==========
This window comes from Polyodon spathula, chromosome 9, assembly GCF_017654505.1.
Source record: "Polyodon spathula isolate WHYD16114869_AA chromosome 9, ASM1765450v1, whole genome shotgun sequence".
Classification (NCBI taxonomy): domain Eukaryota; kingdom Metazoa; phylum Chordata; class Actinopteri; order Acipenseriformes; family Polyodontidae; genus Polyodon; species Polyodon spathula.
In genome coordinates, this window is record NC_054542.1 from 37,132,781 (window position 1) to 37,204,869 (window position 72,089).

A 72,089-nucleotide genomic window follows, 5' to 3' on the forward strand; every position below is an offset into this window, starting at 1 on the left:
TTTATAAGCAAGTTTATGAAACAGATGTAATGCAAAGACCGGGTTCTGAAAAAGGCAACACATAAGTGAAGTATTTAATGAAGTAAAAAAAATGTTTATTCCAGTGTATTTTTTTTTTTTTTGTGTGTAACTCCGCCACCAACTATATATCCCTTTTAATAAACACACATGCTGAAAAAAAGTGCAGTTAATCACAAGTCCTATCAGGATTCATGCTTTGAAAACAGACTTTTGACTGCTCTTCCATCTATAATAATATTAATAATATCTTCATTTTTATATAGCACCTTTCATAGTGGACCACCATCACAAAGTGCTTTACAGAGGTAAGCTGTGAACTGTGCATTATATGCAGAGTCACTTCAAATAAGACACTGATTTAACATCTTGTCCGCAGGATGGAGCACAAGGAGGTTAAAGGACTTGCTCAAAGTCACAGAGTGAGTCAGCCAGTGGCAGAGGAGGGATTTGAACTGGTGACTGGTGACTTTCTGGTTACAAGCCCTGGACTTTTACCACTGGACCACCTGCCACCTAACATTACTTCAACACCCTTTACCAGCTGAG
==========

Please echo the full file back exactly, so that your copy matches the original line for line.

This window comes from Polyodon spathula, chromosome 9, assembly GCF_017654505.1.
Source record: "Polyodon spathula isolate WHYD16114869_AA chromosome 9, ASM1765450v1, whole genome shotgun sequence".
Classification (NCBI taxonomy): domain Eukaryota; kingdom Metazoa; phylum Chordata; class Actinopteri; order Acipenseriformes; family Polyodontidae; genus Polyodon; species Polyodon spathula.
In genome coordinates, this window is record NC_054542.1 from 37,132,781 (window position 1) to 37,204,869 (window position 72,089).

A 72,089-nucleotide genomic window follows, 5' to 3' on the forward strand; every position below is an offset into this window, starting at 1 on the left:
TTTATAAGCAAGTTTATGAAACAGATGTAATGCAAAGACCGGGTTCTGAAAAAGGCAACACATAAGTGAAGTATTTAATGAAGTAAAAAAAATGTTTATTCCAGTGTATTTTTTTTTTTTTTGTGTGTAACTCCGCCACCAACTATATATCCCTTTTAATAAACACACATGCTGAAAAAAAGTGCAGTTAATCACAAGTCCTATCAGGATTCATGCTTTGAAAACAGACTTTTGACTGCTCTTCCATCTATAATAATATTAATAATATCTTCATTTTTATATAGCACCTTTCATAGTGGACCACCATCACAAAGTGCTTTACAGAGGTAAGCTGTGAACTGTGCATTATATGCAGAGTCACTTCAAATAAGACACTGATTTAACATCTTGTCCGCAGGATGGAGCACAAGGAGGTTAAAGGACTTGCTCAAAGTCACAGAGTGAGTCAGCCAGTGGCAGAGGAGGGATTTGAACTGGTGACTGGTGACTTTCTGGTTACAAGCCCTGGACTTTTACCACTGGACCACCTGCCACCTAACATTACTTCAACACCCTTTACCAGCTGAG